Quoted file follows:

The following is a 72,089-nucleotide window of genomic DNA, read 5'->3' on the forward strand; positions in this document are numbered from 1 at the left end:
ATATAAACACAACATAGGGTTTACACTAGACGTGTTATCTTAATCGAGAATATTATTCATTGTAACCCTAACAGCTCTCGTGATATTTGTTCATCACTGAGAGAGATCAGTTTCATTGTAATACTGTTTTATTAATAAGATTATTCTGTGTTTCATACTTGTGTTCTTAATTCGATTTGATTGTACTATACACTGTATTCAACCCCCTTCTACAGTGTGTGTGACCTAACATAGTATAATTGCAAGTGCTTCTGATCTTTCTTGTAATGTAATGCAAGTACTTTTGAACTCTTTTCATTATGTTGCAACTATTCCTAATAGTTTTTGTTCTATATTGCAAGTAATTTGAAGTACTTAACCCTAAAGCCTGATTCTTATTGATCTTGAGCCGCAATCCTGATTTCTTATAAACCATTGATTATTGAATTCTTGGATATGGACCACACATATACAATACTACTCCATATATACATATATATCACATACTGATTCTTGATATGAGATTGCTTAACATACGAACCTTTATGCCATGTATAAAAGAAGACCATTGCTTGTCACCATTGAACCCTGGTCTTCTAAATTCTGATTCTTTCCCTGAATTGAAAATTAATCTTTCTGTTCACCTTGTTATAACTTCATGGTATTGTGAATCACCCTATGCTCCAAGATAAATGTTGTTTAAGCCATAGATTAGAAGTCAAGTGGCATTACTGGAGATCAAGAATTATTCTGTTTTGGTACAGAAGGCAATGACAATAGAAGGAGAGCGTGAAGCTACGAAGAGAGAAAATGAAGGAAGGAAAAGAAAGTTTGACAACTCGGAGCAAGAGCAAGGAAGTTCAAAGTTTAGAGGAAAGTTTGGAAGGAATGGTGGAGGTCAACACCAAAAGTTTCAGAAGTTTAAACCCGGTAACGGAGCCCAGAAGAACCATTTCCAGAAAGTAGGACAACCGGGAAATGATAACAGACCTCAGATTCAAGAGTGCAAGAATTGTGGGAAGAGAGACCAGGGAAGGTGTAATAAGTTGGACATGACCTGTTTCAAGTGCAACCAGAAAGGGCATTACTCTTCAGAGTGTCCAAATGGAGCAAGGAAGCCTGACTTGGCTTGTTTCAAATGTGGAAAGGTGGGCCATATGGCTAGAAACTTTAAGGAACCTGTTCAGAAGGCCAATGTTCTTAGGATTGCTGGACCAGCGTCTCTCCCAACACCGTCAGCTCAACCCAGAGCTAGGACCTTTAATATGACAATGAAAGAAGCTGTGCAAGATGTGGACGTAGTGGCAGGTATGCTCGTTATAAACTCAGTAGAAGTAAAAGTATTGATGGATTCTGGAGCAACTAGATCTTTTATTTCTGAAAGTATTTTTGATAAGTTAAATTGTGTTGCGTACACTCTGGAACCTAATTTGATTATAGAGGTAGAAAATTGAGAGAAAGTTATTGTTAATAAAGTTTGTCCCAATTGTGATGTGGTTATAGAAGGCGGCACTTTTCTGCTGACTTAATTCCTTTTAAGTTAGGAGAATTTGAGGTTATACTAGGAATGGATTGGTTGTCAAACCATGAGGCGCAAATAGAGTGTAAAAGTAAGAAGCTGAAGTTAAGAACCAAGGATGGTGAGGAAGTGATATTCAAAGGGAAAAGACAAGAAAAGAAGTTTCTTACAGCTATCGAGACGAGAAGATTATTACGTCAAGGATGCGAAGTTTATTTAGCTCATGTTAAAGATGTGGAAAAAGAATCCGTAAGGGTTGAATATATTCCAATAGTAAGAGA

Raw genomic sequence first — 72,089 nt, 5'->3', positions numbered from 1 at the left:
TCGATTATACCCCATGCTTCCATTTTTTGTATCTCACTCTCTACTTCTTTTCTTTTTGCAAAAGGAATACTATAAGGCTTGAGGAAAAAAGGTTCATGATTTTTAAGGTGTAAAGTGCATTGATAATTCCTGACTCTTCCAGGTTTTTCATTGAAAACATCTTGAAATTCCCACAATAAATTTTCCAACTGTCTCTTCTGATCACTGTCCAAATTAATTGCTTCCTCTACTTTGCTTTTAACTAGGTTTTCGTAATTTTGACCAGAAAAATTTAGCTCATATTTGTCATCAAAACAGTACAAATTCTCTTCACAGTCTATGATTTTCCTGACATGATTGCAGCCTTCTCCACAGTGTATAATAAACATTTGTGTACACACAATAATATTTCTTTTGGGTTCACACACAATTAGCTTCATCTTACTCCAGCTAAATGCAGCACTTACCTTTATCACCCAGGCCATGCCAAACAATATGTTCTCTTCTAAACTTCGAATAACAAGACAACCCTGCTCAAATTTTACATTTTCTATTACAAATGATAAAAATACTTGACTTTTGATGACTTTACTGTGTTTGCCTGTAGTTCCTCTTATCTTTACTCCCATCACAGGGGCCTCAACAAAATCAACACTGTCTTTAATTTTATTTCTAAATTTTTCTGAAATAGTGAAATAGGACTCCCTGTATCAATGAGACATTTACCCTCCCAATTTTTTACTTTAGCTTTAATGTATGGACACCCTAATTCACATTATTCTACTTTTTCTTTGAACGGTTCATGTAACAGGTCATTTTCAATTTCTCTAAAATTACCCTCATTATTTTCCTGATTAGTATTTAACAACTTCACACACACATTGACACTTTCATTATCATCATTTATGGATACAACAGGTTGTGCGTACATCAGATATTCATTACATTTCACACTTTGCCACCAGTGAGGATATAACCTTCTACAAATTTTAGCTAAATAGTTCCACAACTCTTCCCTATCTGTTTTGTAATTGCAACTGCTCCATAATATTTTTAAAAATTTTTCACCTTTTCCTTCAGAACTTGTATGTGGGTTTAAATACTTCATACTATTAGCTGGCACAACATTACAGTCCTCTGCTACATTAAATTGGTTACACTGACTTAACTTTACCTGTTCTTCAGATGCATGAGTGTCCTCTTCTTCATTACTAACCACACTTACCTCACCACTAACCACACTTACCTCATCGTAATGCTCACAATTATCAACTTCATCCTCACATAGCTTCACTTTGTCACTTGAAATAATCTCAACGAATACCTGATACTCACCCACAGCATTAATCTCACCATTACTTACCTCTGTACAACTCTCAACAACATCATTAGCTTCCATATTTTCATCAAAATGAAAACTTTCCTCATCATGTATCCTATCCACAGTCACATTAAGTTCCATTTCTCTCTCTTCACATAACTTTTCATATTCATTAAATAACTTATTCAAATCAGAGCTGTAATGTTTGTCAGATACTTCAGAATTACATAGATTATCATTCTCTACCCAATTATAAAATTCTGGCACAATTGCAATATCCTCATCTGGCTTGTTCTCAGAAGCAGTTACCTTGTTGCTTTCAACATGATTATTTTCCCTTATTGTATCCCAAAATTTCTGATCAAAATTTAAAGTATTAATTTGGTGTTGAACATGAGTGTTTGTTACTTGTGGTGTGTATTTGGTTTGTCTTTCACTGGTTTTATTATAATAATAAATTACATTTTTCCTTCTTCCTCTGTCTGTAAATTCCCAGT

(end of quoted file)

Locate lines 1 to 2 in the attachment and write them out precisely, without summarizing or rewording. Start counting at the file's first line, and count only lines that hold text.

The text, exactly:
The following is a 72,089-nucleotide window of genomic DNA, read 5'->3' on the forward strand; positions in this document are numbered from 1 at the left end:
ATATAAACACAACATAGGGTTTACACTAGACGTGTTATCTTAATCGAGAATATTATTCATTGTAACCCTAACAGCTCTCGTGATATTTGTTCATCACTGAGAGAGATCAGTTTCATTGTAATACTGTTTTATTAATAAGATTATTCTGTGTTTCATACTTGTGTTCTTAATTCGATTTGATTGTACTATACACTGTATTCAACCCCCTTCTACAGTGTGTGTGACCTAACATAGTATAATTGCAAGTGCTTCTGATCTTTCTTGTAATGTAATGCAAGTACTTTTGAACTCTTTTCATTATGTTGCAACTATTCCTAATAGTTTTTGTTCTATATTGCAAGTAATTTGAAGTACTTAACCCTAAAGCCTGATTCTTATTGATCTTGAGCCGCAATCCTGATTTCTTATAAACCATTGATTATTGAATTCTTGGATATGGACCACACATATACAATACTACTCCATATATACATATATATCACATACTGATTCTTGATATGAGATTGCTTAACATACGAACCTTTATGCCATGTATAAAAGAAGACCATTGCTTGTCACCATTGAACCCTGGTCTTCTAAATTCTGATTCTTTCCCTGAATTGAAAATTAATCTTTCTGTTCACCTTGTTATAACTTCATGGTATTGTGAATCACCCTATGCTCCAAGATAAATGTTGTTTAAGCCATAGATTAGAAGTCAAGTGGCATTACTGGAGATCAAGAATTATTCTGTTTTGGTACAGAAGGCAATGACAATAGAAGGAGAGCGTGAAGCTACGAAGAGAGAAAATGAAGGAAGGAAAAGAAAGTTTGACAACTCGGAGCAAGAGCAAGGAAGTTCAAAGTTTAGAGGAAAGTTTGGAAGGAATGGTGGAGGTCAACACCAAAAGTTTCAGAAGTTTAAACCCGGTAACGGAGCCCAGAAGAACCATTTCCAGAAAGTAGGACAACCGGGAAATGATAACAGACCTCAGATTCAAGAGTGCAAGAATTGTGGGAAGAGAGACCAGGGAAGGTGTAATAAGTTGGACATGACCTGTTTCAAGTGCAACCAGAAAGGGCATTACTCTTCAGAGTGTCCAAATGGAGCAAGGAAGCCTGACTTGGCTTGTTTCAAATGTGGAAAGGTGGGCCATATGGCTAGAAACTTTAAGGAACCTGTTCAGAAGGCCAATGTTCTTAGGATTGCTGGACCAGCGTCTCTCCCAACACCGTCAGCTCAACCCAGAGCTAGGACCTTTAATATGACAATGAAAGAAGCTGTGCAAGATGTGGACGTAGTGGCAGGTATGCTCGTTATAAACTCAGTAGAAGTAAAAGTATTGATGGATTCTGGAGCAACTAGATCTTTTATTTCTGAAAGTATTTTTGATAAGTTAAATTGTGTTGCGTACACTCTGGAACCTAATTTGATTATAGAGGTAGAAAATTGAGAGAAAGTTATTGTTAATAAAGTTTGTCCCAATTGTGATGTGGTTATAGAAGGCGGCACTTTTCTGCTGACTTAATTCCTTTTAAGTTAGGAGAATTTGAGGTTATACTAGGAATGGATTGGTTGTCAAACCATGAGGCGCAAATAGAGTGTAAAAGTAAGAAGCTGAAGTTAAGAACCAAGGATGGTGAGGAAGTGATATTCAAAGGGAAAAGACAAGAAAAGAAGTTTCTTACAGCTATCGAGACGAGAAGATTATTACGTCAAGGATGCGAAGTTTATTTAGCTCATGTTAAAGATGTGGAAAAAGAATCCGTAAGGGTTGAATATATTCCAATAGTAAGAGA